Film / Arachnophobia

A thriller/comedy (or "thrillomedy") film released in 1990, Arachnophobia starred Jeff Daniels, John Goodman, and Julian Sands and was produced by Steven Spielberg. This was the first film directed by Frank Marshall. It was also the first film released under Disney's Hollywood Pictures label.

The film concerns about an unknown species of spider living in an isolated sinkhole within the South-American Jungle. These spiders operate with a hive mentality and carry a super-potent venom that kills in a matter of seconds. When one of the spiders is accidentally transported to a sleepy California town from Venezuela in the coffin of its first victim and later mates with a common House Spider, the hybrid descendants terrorize the town for weeks while the newly-arrived city-mouse town doctor (Daniels) struggles to make sense of the mysterious deaths. Aiding him is an Eccentric Exterminator played by Goodman in one of his most popular roles. The film was a financial and critical success thanks to its mix of horror and humor.

There was also an MS-DOS game released that was vaguely related to the movie, in which the player took control of Goodman's character who was sent to eliminate the spiders.

This movie has examples of:

  • Aerosol Flamethrower: Effective against deadly spiders. Appears in both the movie and as the ultimate weapon in the game.
  • The Amazon: The killer spiders come from an unexplored jungle in Venezuela.
  • Answers to the Name of God
    Ross: (After destroying the nest with his Improbable Aiming Skills) Thank God.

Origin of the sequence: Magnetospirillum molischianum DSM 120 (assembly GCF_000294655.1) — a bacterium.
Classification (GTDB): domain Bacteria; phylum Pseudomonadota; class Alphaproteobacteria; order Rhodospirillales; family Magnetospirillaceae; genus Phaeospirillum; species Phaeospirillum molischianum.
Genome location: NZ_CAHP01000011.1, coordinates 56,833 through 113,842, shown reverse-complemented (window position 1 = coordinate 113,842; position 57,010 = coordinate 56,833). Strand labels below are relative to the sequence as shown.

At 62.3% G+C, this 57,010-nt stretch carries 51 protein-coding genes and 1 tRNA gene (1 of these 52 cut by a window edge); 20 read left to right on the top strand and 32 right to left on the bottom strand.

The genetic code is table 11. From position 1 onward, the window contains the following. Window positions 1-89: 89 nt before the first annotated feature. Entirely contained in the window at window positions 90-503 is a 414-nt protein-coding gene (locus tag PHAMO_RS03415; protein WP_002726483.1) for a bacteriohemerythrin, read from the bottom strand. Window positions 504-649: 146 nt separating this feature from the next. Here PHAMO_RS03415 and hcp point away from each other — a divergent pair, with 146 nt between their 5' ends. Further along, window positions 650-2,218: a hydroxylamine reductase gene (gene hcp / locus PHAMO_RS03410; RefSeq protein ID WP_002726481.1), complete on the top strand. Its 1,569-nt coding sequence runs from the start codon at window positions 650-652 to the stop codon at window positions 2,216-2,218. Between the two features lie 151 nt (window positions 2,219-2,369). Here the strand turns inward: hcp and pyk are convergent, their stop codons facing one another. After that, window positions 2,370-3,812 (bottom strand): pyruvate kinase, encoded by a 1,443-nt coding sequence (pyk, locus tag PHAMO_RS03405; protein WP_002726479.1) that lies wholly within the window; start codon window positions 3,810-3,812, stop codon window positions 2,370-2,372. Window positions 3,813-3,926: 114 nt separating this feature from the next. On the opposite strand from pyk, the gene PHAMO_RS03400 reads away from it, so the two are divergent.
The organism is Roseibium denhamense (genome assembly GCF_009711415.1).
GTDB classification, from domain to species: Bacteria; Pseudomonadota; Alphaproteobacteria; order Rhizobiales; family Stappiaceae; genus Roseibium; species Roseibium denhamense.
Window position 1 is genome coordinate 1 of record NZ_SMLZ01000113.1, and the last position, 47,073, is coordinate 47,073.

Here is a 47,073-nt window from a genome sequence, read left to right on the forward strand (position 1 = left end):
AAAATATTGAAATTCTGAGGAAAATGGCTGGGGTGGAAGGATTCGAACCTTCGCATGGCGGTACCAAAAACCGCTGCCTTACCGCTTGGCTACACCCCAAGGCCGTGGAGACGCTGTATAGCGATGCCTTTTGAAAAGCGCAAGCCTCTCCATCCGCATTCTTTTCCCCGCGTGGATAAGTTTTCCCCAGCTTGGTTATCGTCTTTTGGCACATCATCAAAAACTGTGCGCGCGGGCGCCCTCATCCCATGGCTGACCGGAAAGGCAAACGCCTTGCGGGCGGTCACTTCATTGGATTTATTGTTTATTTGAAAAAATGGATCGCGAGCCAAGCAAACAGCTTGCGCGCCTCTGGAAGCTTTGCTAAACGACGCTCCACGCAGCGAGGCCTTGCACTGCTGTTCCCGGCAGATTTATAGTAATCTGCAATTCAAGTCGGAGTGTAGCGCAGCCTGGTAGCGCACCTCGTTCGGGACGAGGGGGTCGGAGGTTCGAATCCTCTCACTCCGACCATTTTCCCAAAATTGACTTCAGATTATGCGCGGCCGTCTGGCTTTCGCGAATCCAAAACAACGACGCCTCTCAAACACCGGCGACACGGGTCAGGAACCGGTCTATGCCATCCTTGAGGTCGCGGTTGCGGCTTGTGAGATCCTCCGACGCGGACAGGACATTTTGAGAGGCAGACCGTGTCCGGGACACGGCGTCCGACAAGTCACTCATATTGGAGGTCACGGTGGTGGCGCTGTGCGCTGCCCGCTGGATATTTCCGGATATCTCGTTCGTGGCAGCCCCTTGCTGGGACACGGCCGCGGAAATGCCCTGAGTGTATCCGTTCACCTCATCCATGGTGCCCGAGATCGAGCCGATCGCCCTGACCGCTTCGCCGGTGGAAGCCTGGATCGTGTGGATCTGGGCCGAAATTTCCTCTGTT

Delbert: Don't mention it.
  • Artistic License Biology: As Scott "El Santo" Ashlin eloquently points out in his review of the film on 1000 Misspent Hours and Counting:
    Leaving aside its patently impossible ability to breed with spiders of other species and assimilate them to its own characteristics, [the film's Venezuelan species] exhibits a range of qualities which are not just odd, but completely unheard of. So far as is known, there is not nor has there ever been a fully eusocial arachnid on Earth; a spider that formed colonies of congenitally asexual workers devoted to the service of a single breeding pair would be as shocking a discovery as a bird with gills or a fish with mammary glands. Male-dominated eusociality, meanwhile, is unknown even among insects termite colonies do have kings, but the queen is still the paramount concern of the hive.
    • Another point in this favor is that the reason common arachnids and other creatures that use an exoskeleton are not the size of houses is that they would collapse under their own weight. The scene at the beginning where the scientists use a numbing agent to collect specimans, would have resulted in quite a few spider bodies that were missing legs. Dropping a tarantula a distance of more than two feet causes it to shatter. These spiders fell from a tree easily one hundred feet tall. In short, none would have lived.
    • Also, insects and other bugs breathe through their skin. Only in the distant past was there sufficient oxygen for giant insects to exist.
  • Asshole Victim: Dr. Metcalf is a contrarian, pompous jerkass who screws over Jennings, so his death by one of the spiders is a bit karmic.
  • Autopsy Snack Time: A mortuary worker munches a sandwich while the crate containing the photographer's body is being opened, then sets it down on a worktable used for preparing bodies. Later on he has a bag of chips with him when Dr. Jennings, the morgue and the scientist's assistant examine three bodies in search for spider bites.
  • Awesome Mc Cool Name: Delbert McClintock.
  • Big Bad: The General
  • Blood from the Mouth: All victims of the killer spiders are charcterized by having a stream of blood from one side of the mouth. This is Lampshaded by Ross Jennings that, upon investigating Margaret's death, he tells Dr. Metcalf that one 'does not bite their tongue off' from a mere heart attack.